Following Captain America's orders to "Assemble at dawn," the new recruits joining the call in Jonathan Hickman's and Jerome OpeÃ±a's "Avengers" #2 find themselves hurtling towards an opponent capable of taking out Thor, Iron Man and Hulk (not to mention Hawkeye and Black Widow). That opponent comes in the form of a trio of new characters: the horned, golden Ex Nihilo; his sister, Abyss; and their progenitor: Aleph, an automaton predisposed to harsh judgments measured in stark tones.
The treacherous trio poses a very real threat, having defeated the Avengers in the last issue. They sent Captain America back to Earth as a warning, unaware of the collection of heroes the Captain would call upon. While I can almost understand that Hickman wanted to make his own mark upon the Avengers brand by bringing in characters that are "fresh" to the team rather than retread Hercules, Black Knight, Tigra and the like, I must say my biggest gripe is that Hickman foregoes an almost perfect opportunity to sound the rallying cry of the Avengers. The writer makes up for it by providing the origins of Nihilo, Aleph and Abyss as well as the recruiting pitches delivered to a number of the "new" Avengers. That fills this issue with lots of talking heads, but those talks are meticulously (and almost clinically) constructed by Hickman, making this set-up issue thoroughly enjoyable. Of course the art team helps out considerably.
Jerome OpeÃ±a's is gloriously detailed, and the coloring from the trio of Dean White, Justin Ponsor and Morry Hollowell at times accentuates the sketchbook energy OpeÃ±a commits to the page. There are some traces of sameface going on (like the worm's eye view of Hyperion on a page facing a near-exact portrayal of Steve Rogers and the profile of Steve's sharp nose almost identically matching a mirrored image of Cannonball) but fine details and context help distinguish any characters trending too close to one another. The coloring gradually morphs throughout the issue, starting off with an appearance like colored pencil on Canson paper that is raw, delicate and wonderful, but those are replaced by the end of the issue with highlights, dodges and burns that are more technical in nature.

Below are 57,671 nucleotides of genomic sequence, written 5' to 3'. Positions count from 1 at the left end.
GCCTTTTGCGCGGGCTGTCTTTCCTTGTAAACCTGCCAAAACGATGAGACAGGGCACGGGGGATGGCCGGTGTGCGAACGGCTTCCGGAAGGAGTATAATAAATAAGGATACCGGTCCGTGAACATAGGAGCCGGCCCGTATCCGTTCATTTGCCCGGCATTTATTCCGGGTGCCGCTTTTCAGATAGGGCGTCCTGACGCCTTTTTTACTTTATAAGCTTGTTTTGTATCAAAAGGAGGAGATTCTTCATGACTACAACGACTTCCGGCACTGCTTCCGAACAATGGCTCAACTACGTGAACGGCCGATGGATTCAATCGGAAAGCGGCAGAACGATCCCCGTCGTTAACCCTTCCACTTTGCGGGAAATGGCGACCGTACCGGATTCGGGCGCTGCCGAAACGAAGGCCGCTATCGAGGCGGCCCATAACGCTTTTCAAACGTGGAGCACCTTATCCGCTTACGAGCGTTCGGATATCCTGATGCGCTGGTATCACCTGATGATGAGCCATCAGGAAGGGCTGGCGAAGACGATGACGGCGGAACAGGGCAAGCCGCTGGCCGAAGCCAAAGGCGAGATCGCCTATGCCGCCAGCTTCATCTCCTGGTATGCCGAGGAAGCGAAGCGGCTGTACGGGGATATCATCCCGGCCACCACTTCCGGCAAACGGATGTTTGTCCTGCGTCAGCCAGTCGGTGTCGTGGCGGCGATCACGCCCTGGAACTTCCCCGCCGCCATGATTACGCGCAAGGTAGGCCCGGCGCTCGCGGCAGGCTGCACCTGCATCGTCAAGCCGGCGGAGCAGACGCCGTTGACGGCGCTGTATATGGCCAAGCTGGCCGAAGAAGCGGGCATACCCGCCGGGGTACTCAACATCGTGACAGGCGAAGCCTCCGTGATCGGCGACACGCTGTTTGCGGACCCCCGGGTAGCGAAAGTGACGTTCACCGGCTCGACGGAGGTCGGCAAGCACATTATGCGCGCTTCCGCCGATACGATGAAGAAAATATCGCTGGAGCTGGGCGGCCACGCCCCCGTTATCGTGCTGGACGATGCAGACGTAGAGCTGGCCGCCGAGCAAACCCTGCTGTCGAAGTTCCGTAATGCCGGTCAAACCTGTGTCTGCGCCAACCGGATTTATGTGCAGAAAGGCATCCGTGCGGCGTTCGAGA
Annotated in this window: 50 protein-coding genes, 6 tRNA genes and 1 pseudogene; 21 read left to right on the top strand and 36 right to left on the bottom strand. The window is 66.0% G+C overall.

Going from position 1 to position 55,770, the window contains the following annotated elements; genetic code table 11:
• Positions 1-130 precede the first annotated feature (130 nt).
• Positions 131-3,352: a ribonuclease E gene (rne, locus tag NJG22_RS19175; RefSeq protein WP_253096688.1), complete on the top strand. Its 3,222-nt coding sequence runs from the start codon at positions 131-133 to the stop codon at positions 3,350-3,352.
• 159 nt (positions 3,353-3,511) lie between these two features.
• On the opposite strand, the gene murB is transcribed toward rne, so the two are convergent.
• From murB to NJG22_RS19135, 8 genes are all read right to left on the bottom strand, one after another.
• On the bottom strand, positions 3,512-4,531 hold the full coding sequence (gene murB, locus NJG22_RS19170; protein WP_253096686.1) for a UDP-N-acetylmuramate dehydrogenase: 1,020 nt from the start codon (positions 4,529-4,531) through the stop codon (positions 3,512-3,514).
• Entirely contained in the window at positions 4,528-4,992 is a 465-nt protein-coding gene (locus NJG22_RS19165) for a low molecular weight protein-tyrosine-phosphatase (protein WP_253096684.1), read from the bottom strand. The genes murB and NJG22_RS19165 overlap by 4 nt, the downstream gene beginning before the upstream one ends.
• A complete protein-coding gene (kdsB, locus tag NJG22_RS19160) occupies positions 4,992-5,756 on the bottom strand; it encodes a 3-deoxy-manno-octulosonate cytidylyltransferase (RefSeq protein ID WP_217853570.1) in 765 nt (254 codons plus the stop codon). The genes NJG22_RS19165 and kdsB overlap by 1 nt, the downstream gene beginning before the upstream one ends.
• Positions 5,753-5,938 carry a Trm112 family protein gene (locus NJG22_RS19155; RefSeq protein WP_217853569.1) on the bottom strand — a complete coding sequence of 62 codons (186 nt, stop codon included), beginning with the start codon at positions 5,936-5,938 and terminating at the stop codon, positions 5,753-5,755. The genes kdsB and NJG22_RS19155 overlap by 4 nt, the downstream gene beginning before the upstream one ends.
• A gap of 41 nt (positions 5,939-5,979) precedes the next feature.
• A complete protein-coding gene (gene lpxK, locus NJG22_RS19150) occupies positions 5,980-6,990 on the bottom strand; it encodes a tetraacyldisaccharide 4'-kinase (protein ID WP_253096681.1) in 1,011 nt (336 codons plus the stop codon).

"Avengers" #2 may not have a great deal to do with the feature film, and the layman coming into comic shops looking for the silver screen team might be put off by the cover price or double-shipping schedule, but there is simply no denying that Hickman has a plan. As the plan begins to take shape and the characters start to settle in to their roles, "Avengers" is a wonderful offering from Marvel NOW! It's the one title I'm actually damn glad to spend eight dollars on a month for what I get, especially since it's so far a story worthy of the "Avengers" brand. Hickman proved his mettle on "Fantastic Four" and his investigations of the perimeter of the Marvel Universe in this title pick up where that left off, adding more depth to the universe around the Avengers. I may not be exceptionally keen to the inclusions and exclusions on this team, but I trust Hickman will continue to make a strong enough case for me to appreciate the work he's done.